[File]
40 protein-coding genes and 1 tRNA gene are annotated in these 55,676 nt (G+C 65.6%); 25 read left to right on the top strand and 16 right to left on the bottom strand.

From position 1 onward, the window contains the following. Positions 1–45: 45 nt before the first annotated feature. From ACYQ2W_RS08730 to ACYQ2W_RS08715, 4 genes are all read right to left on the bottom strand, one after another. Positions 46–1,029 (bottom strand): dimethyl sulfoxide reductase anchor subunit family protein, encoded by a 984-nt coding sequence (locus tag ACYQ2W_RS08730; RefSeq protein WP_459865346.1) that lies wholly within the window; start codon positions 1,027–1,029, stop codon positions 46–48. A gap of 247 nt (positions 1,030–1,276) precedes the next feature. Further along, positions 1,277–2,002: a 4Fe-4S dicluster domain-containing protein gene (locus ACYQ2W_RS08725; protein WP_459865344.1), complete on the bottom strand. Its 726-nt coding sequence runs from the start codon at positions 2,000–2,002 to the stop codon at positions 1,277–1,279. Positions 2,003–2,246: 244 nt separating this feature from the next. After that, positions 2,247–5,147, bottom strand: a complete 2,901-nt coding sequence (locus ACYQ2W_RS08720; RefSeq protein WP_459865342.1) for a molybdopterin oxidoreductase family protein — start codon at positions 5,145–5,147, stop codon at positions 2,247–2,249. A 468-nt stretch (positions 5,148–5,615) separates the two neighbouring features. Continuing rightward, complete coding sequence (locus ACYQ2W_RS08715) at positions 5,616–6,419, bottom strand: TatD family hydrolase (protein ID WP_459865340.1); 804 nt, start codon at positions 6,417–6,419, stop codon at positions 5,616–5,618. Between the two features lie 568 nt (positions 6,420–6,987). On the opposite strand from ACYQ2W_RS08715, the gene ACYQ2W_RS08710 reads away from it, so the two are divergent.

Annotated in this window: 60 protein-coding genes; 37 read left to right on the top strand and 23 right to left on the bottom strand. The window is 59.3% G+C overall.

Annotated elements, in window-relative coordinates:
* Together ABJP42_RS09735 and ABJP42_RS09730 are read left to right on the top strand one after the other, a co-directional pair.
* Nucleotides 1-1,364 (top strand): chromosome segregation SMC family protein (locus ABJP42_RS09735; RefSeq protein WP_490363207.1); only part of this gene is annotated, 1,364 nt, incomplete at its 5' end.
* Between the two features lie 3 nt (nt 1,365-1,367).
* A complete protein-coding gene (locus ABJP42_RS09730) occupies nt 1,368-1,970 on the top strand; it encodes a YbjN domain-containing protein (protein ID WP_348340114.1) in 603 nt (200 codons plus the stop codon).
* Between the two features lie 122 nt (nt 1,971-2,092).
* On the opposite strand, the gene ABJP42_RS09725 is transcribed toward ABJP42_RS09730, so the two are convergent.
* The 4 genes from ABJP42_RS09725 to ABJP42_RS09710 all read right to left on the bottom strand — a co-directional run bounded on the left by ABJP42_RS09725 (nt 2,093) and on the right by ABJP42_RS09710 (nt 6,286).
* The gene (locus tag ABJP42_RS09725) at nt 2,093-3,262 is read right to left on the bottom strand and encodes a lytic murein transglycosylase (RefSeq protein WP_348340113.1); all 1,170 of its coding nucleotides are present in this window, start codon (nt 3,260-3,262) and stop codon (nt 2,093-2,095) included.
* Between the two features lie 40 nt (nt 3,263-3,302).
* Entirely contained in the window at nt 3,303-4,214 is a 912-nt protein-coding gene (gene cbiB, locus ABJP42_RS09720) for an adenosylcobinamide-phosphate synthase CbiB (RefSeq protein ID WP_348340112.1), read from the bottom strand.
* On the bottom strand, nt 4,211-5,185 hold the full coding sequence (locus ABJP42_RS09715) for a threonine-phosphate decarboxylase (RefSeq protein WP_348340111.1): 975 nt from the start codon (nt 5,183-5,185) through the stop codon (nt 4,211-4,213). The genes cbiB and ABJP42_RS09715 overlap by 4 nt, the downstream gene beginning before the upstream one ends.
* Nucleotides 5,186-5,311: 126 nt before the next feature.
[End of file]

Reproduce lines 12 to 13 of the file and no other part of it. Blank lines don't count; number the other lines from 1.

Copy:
* The gene (locus tag ABJP42_RS09725) at nt 2,093-3,262 is read right to left on the bottom strand and encodes a lytic murein transglycosylase (RefSeq protein WP_348340113.1); all 1,170 of its coding nucleotides are present in this window, start codon (nt 3,260-3,262) and stop codon (nt 2,093-2,095) included.
* Between the two features lie 40 nt (nt 3,263-3,302).